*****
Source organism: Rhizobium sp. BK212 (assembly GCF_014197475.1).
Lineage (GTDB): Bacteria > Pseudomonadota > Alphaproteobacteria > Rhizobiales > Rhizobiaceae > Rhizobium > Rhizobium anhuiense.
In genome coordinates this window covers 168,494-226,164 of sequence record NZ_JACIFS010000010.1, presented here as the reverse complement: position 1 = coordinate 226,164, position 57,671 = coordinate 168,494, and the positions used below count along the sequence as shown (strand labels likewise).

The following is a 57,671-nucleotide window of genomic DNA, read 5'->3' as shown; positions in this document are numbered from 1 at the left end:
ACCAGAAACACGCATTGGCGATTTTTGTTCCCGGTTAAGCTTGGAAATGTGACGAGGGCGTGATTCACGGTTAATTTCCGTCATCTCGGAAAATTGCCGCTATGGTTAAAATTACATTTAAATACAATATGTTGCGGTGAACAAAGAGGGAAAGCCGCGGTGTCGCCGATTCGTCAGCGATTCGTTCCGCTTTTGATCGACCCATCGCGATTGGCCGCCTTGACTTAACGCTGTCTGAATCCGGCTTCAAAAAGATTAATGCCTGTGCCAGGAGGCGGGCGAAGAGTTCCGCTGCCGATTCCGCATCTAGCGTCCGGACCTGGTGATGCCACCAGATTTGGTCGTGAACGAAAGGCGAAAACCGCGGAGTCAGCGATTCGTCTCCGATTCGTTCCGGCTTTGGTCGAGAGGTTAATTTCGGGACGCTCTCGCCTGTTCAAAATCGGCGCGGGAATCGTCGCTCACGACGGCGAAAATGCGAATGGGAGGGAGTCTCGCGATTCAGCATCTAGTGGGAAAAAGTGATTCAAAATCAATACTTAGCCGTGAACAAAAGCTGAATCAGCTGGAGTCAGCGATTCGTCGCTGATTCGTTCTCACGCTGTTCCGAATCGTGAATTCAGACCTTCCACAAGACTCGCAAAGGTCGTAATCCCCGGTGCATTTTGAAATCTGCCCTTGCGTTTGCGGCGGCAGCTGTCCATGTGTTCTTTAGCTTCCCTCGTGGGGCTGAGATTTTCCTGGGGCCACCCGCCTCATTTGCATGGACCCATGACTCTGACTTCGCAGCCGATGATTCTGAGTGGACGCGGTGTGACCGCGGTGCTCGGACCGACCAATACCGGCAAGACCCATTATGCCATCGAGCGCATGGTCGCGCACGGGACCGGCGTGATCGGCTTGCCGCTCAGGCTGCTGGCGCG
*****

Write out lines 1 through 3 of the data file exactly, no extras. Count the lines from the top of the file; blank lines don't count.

Source organism: Rhizobium sp. BK212 (assembly GCF_014197475.1).
Lineage (GTDB): Bacteria > Pseudomonadota > Alphaproteobacteria > Rhizobiales > Rhizobiaceae > Rhizobium > Rhizobium anhuiense.
In genome coordinates this window covers 168,494-226,164 of sequence record NZ_JACIFS010000010.1, presented here as the reverse complement: position 1 = coordinate 226,164, position 57,671 = coordinate 168,494, and the positions used below count along the sequence as shown (strand labels likewise).